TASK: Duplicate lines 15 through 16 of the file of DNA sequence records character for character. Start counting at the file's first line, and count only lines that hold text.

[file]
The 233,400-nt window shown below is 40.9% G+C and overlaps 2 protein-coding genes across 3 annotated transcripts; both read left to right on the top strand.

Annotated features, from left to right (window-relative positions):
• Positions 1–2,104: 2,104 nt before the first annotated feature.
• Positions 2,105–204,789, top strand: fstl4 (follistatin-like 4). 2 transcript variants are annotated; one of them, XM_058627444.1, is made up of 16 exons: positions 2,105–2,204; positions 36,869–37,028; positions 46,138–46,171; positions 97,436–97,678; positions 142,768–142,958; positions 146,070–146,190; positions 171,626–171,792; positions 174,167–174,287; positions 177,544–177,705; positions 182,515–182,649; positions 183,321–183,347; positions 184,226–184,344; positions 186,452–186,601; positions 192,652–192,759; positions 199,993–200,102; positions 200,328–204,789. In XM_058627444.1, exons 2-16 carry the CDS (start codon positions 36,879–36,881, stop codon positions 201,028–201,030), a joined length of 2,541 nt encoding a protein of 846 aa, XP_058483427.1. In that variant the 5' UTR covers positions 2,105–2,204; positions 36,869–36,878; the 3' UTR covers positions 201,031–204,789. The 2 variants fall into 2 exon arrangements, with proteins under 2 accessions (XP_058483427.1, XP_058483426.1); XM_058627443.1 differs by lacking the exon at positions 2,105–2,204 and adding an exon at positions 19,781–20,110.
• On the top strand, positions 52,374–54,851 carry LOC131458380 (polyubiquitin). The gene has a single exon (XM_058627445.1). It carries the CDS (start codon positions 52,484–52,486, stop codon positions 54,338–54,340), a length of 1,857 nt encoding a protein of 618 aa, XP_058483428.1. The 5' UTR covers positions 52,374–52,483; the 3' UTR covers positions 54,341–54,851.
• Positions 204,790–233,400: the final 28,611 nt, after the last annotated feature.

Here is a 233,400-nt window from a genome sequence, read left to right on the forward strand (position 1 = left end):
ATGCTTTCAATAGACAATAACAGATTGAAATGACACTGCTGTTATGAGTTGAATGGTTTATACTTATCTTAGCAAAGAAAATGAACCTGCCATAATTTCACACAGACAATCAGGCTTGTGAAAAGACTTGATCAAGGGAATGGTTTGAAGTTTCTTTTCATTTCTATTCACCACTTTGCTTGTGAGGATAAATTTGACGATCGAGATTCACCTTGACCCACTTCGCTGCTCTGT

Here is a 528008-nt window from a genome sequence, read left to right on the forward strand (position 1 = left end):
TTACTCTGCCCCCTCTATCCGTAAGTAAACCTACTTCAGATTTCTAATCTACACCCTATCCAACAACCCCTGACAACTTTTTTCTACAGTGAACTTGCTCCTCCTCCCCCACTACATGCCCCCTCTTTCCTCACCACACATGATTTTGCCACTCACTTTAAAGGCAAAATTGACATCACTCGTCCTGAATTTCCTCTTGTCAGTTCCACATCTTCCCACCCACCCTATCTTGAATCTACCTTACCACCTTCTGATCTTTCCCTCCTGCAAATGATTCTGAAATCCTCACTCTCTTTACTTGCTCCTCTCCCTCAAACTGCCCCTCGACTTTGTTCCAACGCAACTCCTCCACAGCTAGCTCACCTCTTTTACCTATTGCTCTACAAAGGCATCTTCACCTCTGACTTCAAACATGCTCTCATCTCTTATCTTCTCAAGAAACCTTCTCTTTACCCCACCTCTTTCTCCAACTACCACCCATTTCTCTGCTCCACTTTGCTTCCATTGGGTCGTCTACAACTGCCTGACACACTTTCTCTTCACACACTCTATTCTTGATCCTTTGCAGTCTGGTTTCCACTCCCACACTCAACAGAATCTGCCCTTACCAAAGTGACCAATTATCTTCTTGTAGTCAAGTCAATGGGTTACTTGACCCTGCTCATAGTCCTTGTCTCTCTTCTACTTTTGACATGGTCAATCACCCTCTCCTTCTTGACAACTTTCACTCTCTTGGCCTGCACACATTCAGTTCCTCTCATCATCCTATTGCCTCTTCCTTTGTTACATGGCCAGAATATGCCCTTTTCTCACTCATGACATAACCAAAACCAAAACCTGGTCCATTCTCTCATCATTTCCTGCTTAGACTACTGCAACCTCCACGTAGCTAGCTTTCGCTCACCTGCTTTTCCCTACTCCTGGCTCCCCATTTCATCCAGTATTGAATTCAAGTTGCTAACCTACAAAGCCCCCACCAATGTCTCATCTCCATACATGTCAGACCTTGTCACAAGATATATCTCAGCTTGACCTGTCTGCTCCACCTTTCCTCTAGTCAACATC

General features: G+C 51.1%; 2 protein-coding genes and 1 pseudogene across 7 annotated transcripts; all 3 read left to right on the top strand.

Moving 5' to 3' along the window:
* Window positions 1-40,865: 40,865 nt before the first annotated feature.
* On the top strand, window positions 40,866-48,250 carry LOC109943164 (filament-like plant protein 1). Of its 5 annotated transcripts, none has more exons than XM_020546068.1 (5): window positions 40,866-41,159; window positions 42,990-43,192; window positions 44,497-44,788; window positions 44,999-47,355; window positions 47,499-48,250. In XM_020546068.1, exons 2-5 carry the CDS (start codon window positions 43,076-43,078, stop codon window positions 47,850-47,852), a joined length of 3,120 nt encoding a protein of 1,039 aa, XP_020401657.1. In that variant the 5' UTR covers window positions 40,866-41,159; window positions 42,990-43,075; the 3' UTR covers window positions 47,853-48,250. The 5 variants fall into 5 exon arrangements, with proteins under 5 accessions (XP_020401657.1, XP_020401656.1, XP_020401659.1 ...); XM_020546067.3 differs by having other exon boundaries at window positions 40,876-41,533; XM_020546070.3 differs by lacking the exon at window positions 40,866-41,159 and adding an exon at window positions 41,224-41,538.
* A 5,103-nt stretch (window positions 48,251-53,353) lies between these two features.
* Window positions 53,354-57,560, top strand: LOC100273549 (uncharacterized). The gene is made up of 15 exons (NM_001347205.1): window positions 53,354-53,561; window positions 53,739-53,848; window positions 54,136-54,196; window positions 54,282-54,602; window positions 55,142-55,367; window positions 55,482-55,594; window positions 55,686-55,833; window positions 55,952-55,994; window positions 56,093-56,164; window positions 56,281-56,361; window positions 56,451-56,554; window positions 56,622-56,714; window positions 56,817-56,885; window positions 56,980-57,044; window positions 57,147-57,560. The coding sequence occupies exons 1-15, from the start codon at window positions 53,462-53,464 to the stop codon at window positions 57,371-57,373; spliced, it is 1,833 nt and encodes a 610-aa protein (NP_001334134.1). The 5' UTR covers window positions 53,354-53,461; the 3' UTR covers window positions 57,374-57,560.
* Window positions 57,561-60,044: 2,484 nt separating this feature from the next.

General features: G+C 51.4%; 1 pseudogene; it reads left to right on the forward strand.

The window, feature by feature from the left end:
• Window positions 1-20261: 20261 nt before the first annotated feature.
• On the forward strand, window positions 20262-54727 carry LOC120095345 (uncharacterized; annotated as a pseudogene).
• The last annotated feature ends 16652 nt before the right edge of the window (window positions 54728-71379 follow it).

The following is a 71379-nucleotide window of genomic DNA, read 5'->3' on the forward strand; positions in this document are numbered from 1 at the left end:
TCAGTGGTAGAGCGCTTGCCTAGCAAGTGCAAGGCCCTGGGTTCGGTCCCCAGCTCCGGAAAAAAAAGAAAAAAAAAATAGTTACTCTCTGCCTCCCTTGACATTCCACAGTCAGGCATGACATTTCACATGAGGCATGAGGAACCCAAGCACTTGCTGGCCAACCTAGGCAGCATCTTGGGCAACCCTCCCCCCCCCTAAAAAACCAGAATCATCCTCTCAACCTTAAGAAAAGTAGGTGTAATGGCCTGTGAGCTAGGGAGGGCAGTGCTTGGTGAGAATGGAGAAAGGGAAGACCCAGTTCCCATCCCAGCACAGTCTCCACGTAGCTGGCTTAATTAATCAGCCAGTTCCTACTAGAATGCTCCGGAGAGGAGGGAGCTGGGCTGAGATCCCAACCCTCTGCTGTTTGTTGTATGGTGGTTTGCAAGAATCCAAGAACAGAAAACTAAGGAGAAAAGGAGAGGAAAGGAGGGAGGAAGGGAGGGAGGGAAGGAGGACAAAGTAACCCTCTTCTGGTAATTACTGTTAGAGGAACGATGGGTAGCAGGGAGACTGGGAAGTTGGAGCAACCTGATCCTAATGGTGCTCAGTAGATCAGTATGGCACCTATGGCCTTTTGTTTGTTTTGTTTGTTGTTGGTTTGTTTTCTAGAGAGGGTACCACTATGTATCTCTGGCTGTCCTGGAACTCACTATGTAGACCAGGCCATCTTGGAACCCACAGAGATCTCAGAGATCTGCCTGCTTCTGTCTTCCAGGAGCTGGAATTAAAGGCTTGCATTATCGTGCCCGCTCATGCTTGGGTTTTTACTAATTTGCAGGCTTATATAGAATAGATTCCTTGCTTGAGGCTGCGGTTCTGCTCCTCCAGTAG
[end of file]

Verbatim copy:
* A 5,103-nt stretch (window positions 48,251-53,353) lies between these two features.
* Window positions 53,354-57,560, top strand: LOC100273549 (uncharacterized). The gene is made up of 15 exons (NM_001347205.1): window positions 53,354-53,561; window positions 53,739-53,848; window positions 54,136-54,196; window positions 54,282-54,602; window positions 55,142-55,367; window positions 55,482-55,594; window positions 55,686-55,833; window positions 55,952-55,994; window positions 56,093-56,164; window positions 56,281-56,361; window positions 56,451-56,554; window positions 56,622-56,714; window positions 56,817-56,885; window positions 56,980-57,044; window positions 57,147-57,560. The coding sequence occupies exons 1-15, from the start codon at window positions 53,462-53,464 to the stop codon at window positions 57,371-57,373; spliced, it is 1,833 nt and encodes a 610-aa protein (NP_001334134.1). The 5' UTR covers window positions 53,354-53,461; the 3' UTR covers window positions 57,374-57,560.